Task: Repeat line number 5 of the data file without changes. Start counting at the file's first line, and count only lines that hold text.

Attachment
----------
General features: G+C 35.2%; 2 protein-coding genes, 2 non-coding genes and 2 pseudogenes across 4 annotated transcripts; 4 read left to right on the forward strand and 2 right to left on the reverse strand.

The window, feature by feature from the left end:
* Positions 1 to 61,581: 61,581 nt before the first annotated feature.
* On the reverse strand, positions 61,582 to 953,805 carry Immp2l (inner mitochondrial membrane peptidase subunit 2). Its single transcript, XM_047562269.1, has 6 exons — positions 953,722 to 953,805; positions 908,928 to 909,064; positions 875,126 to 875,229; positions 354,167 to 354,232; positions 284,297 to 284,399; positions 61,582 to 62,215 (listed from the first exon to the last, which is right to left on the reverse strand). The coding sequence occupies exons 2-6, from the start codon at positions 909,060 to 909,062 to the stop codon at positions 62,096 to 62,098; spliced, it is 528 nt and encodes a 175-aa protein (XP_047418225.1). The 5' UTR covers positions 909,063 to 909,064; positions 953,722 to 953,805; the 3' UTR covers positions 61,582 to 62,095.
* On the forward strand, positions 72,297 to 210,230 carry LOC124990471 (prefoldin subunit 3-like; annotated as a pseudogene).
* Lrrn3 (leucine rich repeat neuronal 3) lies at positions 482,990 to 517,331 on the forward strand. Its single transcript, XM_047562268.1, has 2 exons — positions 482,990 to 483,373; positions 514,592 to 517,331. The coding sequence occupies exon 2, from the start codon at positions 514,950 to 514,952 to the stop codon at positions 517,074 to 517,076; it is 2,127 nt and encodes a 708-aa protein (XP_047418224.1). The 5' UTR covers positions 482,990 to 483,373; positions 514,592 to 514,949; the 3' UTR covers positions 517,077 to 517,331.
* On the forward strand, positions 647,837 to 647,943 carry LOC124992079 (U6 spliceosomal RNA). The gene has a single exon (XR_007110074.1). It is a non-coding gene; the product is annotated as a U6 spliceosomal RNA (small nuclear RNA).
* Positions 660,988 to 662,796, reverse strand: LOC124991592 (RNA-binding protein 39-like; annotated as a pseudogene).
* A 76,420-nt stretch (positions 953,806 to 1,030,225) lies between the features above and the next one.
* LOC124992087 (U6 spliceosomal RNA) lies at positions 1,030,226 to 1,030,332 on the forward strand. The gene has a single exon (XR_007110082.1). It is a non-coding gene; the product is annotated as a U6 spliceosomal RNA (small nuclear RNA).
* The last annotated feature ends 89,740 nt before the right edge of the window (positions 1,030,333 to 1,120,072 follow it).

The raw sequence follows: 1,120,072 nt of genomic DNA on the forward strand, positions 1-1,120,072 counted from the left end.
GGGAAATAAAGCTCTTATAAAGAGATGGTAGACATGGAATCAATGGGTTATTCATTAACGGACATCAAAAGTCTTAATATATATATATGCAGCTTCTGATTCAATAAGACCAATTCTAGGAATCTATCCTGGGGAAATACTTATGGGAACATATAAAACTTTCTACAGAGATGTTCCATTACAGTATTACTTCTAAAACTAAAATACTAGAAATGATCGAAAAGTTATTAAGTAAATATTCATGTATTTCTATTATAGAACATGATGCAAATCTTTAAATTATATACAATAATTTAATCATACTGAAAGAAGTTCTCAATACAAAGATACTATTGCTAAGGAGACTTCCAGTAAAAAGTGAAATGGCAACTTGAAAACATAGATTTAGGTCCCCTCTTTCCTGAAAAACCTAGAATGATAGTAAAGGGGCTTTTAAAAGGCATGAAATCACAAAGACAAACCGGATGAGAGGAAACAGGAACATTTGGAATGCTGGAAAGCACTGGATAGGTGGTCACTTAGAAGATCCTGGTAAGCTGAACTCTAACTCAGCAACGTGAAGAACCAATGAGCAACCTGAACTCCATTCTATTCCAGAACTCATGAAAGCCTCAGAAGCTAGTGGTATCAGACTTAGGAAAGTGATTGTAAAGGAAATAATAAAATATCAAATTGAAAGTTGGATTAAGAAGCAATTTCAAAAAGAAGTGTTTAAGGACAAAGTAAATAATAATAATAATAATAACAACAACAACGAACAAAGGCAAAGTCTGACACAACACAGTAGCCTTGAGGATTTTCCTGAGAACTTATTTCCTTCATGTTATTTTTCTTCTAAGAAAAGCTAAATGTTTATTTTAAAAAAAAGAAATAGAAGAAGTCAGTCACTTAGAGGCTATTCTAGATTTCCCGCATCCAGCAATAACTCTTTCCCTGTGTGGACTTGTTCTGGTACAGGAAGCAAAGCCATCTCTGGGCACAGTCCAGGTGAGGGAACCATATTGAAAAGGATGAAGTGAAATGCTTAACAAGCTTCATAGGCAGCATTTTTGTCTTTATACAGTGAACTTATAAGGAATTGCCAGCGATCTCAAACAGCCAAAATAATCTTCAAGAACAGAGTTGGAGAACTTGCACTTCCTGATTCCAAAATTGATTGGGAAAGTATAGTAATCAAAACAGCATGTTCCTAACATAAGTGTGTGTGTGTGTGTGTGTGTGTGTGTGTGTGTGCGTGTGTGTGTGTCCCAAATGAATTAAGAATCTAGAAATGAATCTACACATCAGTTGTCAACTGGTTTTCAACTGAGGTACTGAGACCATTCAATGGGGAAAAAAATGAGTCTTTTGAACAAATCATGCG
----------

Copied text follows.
* On the forward strand, positions 72,297 to 210,230 carry LOC124990471 (prefoldin subunit 3-like; annotated as a pseudogene).